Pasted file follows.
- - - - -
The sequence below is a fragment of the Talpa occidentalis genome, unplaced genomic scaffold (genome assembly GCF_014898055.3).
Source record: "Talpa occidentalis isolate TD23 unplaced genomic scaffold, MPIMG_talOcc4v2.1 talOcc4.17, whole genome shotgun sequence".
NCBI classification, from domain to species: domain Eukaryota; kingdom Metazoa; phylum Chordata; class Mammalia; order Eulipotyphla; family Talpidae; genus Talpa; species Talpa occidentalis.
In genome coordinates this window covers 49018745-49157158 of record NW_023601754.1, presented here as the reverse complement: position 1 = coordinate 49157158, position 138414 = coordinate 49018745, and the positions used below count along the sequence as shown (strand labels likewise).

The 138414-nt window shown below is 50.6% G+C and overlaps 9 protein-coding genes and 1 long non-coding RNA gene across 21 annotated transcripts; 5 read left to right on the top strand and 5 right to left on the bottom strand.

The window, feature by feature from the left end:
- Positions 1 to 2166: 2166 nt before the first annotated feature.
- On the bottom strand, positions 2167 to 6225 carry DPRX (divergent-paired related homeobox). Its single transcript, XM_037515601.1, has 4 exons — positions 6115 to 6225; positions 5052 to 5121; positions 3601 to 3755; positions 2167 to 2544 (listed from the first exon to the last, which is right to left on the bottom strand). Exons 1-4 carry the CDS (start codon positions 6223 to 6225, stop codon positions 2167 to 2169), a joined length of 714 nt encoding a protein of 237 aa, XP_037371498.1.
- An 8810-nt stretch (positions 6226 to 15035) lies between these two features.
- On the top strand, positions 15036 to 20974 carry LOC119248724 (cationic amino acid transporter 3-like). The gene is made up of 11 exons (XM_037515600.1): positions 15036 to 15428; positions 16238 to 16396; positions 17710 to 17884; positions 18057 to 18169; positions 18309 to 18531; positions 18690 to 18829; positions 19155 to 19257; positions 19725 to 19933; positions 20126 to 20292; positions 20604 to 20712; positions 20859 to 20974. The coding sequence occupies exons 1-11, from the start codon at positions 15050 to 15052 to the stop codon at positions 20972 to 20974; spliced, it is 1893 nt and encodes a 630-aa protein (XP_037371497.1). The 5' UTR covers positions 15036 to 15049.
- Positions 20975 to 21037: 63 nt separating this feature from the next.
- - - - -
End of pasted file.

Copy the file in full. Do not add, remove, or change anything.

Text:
The sequence below is a fragment of the Talpa occidentalis genome, unplaced genomic scaffold (genome assembly GCF_014898055.3).
Source record: "Talpa occidentalis isolate TD23 unplaced genomic scaffold, MPIMG_talOcc4v2.1 talOcc4.17, whole genome shotgun sequence".
NCBI classification, from domain to species: domain Eukaryota; kingdom Metazoa; phylum Chordata; class Mammalia; order Eulipotyphla; family Talpidae; genus Talpa; species Talpa occidentalis.
In genome coordinates this window covers 49018745-49157158 of record NW_023601754.1, presented here as the reverse complement: position 1 = coordinate 49157158, position 138414 = coordinate 49018745, and the positions used below count along the sequence as shown (strand labels likewise).

The 138414-nt window shown below is 50.6% G+C and overlaps 9 protein-coding genes and 1 long non-coding RNA gene across 21 annotated transcripts; 5 read left to right on the top strand and 5 right to left on the bottom strand.

The window, feature by feature from the left end:
- Positions 1 to 2166: 2166 nt before the first annotated feature.
- On the bottom strand, positions 2167 to 6225 carry DPRX (divergent-paired related homeobox). Its single transcript, XM_037515601.1, has 4 exons — positions 6115 to 6225; positions 5052 to 5121; positions 3601 to 3755; positions 2167 to 2544 (listed from the first exon to the last, which is right to left on the bottom strand). Exons 1-4 carry the CDS (start codon positions 6223 to 6225, stop codon positions 2167 to 2169), a joined length of 714 nt encoding a protein of 237 aa, XP_037371498.1.
- An 8810-nt stretch (positions 6226 to 15035) lies between these two features.
- On the top strand, positions 15036 to 20974 carry LOC119248724 (cationic amino acid transporter 3-like). The gene is made up of 11 exons (XM_037515600.1): positions 15036 to 15428; positions 16238 to 16396; positions 17710 to 17884; positions 18057 to 18169; positions 18309 to 18531; positions 18690 to 18829; positions 19155 to 19257; positions 19725 to 19933; positions 20126 to 20292; positions 20604 to 20712; positions 20859 to 20974. The coding sequence occupies exons 1-11, from the start codon at positions 15050 to 15052 to the stop codon at positions 20972 to 20974; spliced, it is 1893 nt and encodes a 630-aa protein (XP_037371497.1). The 5' UTR covers positions 15036 to 15049.
- Positions 20975 to 21037: 63 nt separating this feature from the next.